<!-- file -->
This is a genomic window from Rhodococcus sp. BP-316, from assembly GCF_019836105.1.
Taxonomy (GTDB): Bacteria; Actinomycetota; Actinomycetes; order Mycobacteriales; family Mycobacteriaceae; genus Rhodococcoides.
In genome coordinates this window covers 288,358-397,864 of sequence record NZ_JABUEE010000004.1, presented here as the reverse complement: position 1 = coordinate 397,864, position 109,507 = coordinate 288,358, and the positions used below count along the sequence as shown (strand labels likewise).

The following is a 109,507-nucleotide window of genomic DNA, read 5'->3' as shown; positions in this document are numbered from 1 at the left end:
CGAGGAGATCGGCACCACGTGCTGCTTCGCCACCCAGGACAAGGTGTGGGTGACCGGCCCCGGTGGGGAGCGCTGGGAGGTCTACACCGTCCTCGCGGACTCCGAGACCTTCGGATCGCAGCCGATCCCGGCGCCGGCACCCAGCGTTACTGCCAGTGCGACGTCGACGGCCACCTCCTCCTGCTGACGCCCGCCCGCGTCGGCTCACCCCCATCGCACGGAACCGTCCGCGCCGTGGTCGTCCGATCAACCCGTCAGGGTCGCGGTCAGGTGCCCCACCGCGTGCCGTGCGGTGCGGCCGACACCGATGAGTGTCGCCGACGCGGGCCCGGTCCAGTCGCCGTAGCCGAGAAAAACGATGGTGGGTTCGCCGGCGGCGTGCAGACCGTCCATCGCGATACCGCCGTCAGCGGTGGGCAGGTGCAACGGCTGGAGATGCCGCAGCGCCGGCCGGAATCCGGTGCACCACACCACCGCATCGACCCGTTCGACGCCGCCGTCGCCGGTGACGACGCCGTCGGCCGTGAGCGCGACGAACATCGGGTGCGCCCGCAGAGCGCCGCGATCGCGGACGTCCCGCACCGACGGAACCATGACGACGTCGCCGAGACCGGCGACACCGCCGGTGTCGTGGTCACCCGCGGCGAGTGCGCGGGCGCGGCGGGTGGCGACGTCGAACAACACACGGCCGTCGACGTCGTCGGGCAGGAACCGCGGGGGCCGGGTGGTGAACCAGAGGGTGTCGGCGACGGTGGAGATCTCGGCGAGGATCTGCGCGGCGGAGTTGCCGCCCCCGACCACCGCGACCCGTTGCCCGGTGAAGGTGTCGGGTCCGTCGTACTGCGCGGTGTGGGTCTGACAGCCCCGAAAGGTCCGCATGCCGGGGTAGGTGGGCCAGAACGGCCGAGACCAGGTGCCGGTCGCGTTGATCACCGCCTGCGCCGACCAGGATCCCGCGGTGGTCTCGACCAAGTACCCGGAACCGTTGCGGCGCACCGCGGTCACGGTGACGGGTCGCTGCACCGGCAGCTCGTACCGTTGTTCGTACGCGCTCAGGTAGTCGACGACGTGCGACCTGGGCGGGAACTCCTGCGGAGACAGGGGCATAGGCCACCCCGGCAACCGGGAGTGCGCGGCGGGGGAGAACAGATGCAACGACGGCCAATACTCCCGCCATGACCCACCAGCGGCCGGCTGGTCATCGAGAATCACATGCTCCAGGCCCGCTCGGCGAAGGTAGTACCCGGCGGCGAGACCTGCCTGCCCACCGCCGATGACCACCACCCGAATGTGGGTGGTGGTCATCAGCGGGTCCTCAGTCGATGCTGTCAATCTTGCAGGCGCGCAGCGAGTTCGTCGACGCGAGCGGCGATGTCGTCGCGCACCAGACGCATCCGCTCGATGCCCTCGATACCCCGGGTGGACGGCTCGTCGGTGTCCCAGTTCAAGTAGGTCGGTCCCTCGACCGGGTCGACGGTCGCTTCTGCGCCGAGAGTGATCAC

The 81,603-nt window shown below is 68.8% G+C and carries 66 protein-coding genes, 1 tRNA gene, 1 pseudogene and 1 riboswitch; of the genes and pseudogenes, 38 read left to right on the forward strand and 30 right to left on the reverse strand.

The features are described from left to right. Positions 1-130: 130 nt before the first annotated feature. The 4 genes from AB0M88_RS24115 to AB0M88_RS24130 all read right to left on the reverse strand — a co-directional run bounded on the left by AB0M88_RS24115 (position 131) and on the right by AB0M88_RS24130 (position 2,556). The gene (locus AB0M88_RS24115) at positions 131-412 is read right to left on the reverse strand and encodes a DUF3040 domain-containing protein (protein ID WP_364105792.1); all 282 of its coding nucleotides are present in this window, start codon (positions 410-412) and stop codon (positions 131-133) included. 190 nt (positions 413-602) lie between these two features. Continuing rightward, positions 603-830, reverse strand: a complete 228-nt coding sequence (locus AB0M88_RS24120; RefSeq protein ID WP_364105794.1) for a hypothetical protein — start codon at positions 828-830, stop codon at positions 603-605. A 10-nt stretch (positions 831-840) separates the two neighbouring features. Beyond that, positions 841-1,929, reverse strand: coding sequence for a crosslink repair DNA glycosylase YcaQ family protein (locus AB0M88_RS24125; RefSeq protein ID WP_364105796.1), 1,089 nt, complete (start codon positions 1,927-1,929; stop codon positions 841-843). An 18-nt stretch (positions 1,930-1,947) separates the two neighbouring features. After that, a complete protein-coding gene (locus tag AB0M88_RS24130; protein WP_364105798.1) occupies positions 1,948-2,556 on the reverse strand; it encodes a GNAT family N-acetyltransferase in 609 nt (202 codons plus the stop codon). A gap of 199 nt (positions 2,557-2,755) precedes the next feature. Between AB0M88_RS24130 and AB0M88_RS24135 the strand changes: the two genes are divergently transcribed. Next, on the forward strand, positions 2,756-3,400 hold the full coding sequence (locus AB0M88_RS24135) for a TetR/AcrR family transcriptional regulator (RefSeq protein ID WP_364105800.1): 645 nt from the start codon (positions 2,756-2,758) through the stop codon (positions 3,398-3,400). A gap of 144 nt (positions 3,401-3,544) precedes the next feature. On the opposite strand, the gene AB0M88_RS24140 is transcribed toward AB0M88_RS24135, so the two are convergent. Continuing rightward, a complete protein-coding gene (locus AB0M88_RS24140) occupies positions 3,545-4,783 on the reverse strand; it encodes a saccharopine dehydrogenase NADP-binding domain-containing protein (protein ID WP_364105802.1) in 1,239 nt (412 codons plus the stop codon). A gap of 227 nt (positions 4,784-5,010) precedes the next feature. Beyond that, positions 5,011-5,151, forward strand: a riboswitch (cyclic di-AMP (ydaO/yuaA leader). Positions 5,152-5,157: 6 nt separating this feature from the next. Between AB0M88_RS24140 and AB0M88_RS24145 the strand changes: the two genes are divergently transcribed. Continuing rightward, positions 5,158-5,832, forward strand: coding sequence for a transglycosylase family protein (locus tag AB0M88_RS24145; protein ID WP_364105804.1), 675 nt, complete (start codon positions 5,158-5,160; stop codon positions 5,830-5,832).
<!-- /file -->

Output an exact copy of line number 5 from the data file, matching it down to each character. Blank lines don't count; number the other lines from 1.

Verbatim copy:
CGAGGAGATCGGCACCACGTGCTGCTTCGCCACCCAGGACAAGGTGTGGGTGACCGGCCCCGGTGGGGAGCGCTGGGAGGTCTACACCGTCCTCGCGGACTCCGAGACCTTCGGATCGCAGCCGATCCCGGCGCCGGCACCCAGCGTTACTGCCAGTGCGACGTCGACGGCCACCTCCTCCTGCTGACGCCCGCCCGCGTCGGCTCACCCCCATCGCACGGAACCGTCCGCGCCGTGGTCGTCCGATCAACCCGTCAGGGTCGCGGTCAGGTGCCCCACCGCGTGCCGTGCGGTGCGGCCGACACCGATGAGTGTCGCCGACGCGGGCCCGGTCCAGTCGCCGTAGCCGAGAAAAACGATGGTGGGTTCGCCGGCGGCGTGCAGACCGTCCATCGCGATACCGCCGTCAGCGGTGGGCAGGTGCAACGGCTGGAGATGCCGCAGCGCCGGCCGGAATCCGGTGCACCACACCACCGCATCGACCCGTTCGACGCCGCCGTCGCCGGTGACGACGCCGTCGGCCGTGAGCGCGACGAACATCGGGTGCGCCCGCAGAGCGCCGCGATCGCGGACGTCCCGCACCGACGGAACCATGACGACGTCGCCGAGACCGGCGACACCGCCGGTGTCGTGGTCACCCGCGGCGAGTGCGCGGGCGCGGCGGGTGGCGACGTCGAACAACACACGGCCGTCGACGTCGTCGGGCAGGAACCGCGGGGGCCGGGTGGTGAACCAGAGGGTGTCGGCGACGGTGGAGATCTCGGCGAGGATCTGCGCGGCGGAGTTGCCGCCCCCGACCACCGCGACCCGTTGCCCGGTGAAGGTGTCGGGTCCGTCGTACTGCGCGGTGTGGGTCTGACAGCCCCGAAAGGTCCGCATGCCGGGGTAGGTGGGCCAGAACGGCCGAGACCAGGTGCCGGTCGCGTTGATCACCGCCTGCGCCGACCAGGATCCCGCGGTGGTCTCGACCAAGTACCCGGAACCGTTGCGGCGCACCGCGGTCACGGTGACGGGTCGCTGCACCGGCAGCTCGTACCGTTGTTCGTACGCGCTCAGGTAGTCGACGACGTGCGACCTGGGCGGGAACTCCTGCGGAGACAGGGGCATAGGCCACCCCGGCAACCGGGAGTGCGCGGCGGGGGAGAACAGATGCAACGACGGCCAATACTCCCGCCATGACCCACCAGCGGCCGGCTGGTCATCGAGAATCACATGCTCCAGGCCCGCTCGGCGAAGGTAGTACCCGGCGGCGAGACCTGCCTGCCCACCGCCGATGACCACCACCCGAATGTGGGTGGTGGTCATCAGCGGGTCCTCAGTCGATGCTGTCAATCTTGCAGGCGCGCAGCGAGTTCGTCGACGCGAGCGGCGATGTCGTCGCGCACCAGACGCATCCGCTCGATGCCCTCGATACCCCGGGTGGACGGCTCGTCGGTGTCCCAGTTCAAGTAGGTCGGTCCCTCGACCGGGTCGACGGTCGCTTCTGCGCCGAGAGTGATCAC